Cornish, closely related to Breton and Welsh, was the language of the southwest tip of Britain for centuries. However, it was pushed further and further west by the encroaching English from the 15th century until it effectively died out as a first language in the late 18th century. It is said – though this is energetically debated by scholars – that one Dolly Pentreath of Mousehole in west Cornwall was the last person to speak Cornish as a first language. She died in 1777.
Revival started in the early 20th century, and by 2002 Cornish was recognised by the UK government under the European Charter for Regional or Minority Languages. Since then, the council has funded bilingual road signage and Cornish is taught in some primary schools.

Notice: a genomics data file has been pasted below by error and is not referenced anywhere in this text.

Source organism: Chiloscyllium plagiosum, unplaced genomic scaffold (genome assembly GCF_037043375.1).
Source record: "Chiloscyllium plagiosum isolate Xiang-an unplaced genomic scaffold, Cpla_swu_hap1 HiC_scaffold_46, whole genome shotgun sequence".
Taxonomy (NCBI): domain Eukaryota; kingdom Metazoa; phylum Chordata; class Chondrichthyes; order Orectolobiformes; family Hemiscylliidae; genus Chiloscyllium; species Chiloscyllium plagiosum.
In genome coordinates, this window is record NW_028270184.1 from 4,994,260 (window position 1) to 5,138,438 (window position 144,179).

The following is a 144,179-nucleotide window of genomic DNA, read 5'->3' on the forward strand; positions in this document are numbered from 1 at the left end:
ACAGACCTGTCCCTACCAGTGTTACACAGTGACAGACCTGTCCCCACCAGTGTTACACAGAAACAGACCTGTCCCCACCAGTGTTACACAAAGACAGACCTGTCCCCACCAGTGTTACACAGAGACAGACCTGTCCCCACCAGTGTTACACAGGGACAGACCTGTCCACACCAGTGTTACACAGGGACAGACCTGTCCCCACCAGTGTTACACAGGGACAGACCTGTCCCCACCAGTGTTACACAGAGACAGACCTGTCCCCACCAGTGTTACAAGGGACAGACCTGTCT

A growing body of Cornish music and films reflects energetic efforts to promote the language today. However, there is a long way to go. In the latest census, only around 600 people claimed fluency in Cornish, with estimates that some 3,000 have some ability in the language. That represents well under 0.5% of the population.
Some words to get you started:
Hello Dydh da
OK Da lowr
Goodbye Duw genes
Please Maar pleg
Thanks Meru ras
Cornwall forever! Kernow bys vyken!
Cornish Language Board http://www.kesva.org/
Go Cornish https://gocornish.org/